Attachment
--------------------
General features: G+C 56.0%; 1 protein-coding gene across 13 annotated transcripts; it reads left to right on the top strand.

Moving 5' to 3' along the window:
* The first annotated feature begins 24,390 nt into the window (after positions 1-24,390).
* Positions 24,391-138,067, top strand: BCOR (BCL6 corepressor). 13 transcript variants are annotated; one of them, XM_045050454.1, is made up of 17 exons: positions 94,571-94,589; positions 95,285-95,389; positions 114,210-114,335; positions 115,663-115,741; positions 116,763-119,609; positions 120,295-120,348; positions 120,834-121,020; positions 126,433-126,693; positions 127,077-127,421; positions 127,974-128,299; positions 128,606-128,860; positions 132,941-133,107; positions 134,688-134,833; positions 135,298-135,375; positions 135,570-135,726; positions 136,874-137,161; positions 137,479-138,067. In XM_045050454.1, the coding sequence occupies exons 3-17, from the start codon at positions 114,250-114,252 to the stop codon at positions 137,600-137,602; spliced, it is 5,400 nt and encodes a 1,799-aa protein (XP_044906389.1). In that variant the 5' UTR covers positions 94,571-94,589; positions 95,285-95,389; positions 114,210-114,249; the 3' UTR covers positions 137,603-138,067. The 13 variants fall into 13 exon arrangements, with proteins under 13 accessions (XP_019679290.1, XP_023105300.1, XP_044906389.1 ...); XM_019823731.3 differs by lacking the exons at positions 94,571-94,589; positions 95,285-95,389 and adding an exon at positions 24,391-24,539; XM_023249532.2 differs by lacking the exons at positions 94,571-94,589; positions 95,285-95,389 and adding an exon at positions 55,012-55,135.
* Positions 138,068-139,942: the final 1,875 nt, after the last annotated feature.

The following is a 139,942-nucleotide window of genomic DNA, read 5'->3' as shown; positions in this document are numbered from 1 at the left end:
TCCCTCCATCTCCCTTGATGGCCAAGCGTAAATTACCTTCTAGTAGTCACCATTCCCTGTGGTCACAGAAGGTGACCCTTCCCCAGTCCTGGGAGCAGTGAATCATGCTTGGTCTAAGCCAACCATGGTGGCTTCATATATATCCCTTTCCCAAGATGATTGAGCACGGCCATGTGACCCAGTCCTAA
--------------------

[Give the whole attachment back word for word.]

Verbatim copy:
General features: G+C 56.0%; 1 protein-coding gene across 13 annotated transcripts; it reads left to right on the top strand.

Moving 5' to 3' along the window:
* The first annotated feature begins 24,390 nt into the window (after positions 1-24,390).
* Positions 24,391-138,067, top strand: BCOR (BCL6 corepressor). 13 transcript variants are annotated; one of them, XM_045050454.1, is made up of 17 exons: positions 94,571-94,589; positions 95,285-95,389; positions 114,210-114,335; positions 115,663-115,741; positions 116,763-119,609; positions 120,295-120,348; positions 120,834-121,020; positions 126,433-126,693; positions 127,077-127,421; positions 127,974-128,299; positions 128,606-128,860; positions 132,941-133,107; positions 134,688-134,833; positions 135,298-135,375; positions 135,570-135,726; positions 136,874-137,161; positions 137,479-138,067. In XM_045050454.1, the coding sequence occupies exons 3-17, from the start codon at positions 114,250-114,252 to the stop codon at positions 137,600-137,602; spliced, it is 5,400 nt and encodes a 1,799-aa protein (XP_044906389.1). In that variant the 5' UTR covers positions 94,571-94,589; positions 95,285-95,389; positions 114,210-114,249; the 3' UTR covers positions 137,603-138,067. The 13 variants fall into 13 exon arrangements, with proteins under 13 accessions (XP_019679290.1, XP_023105300.1, XP_044906389.1 ...); XM_019823731.3 differs by lacking the exons at positions 94,571-94,589; positions 95,285-95,389 and adding an exon at positions 24,391-24,539; XM_023249532.2 differs by lacking the exons at positions 94,571-94,589; positions 95,285-95,389 and adding an exon at positions 55,012-55,135.
* Positions 138,068-139,942: the final 1,875 nt, after the last annotated feature.

The following is a 139,942-nucleotide window of genomic DNA, read 5'->3' as shown; positions in this document are numbered from 1 at the left end:
TCCCTCCATCTCCCTTGATGGCCAAGCGTAAATTACCTTCTAGTAGTCACCATTCCCTGTGGTCACAGAAGGTGACCCTTCCCCAGTCCTGGGAGCAGTGAATCATGCTTGGTCTAAGCCAACCATGGTGGCTTCATATATATCCCTTTCCCAAGATGATTGAGCACGGCCATGTGACCCAGTCCTAA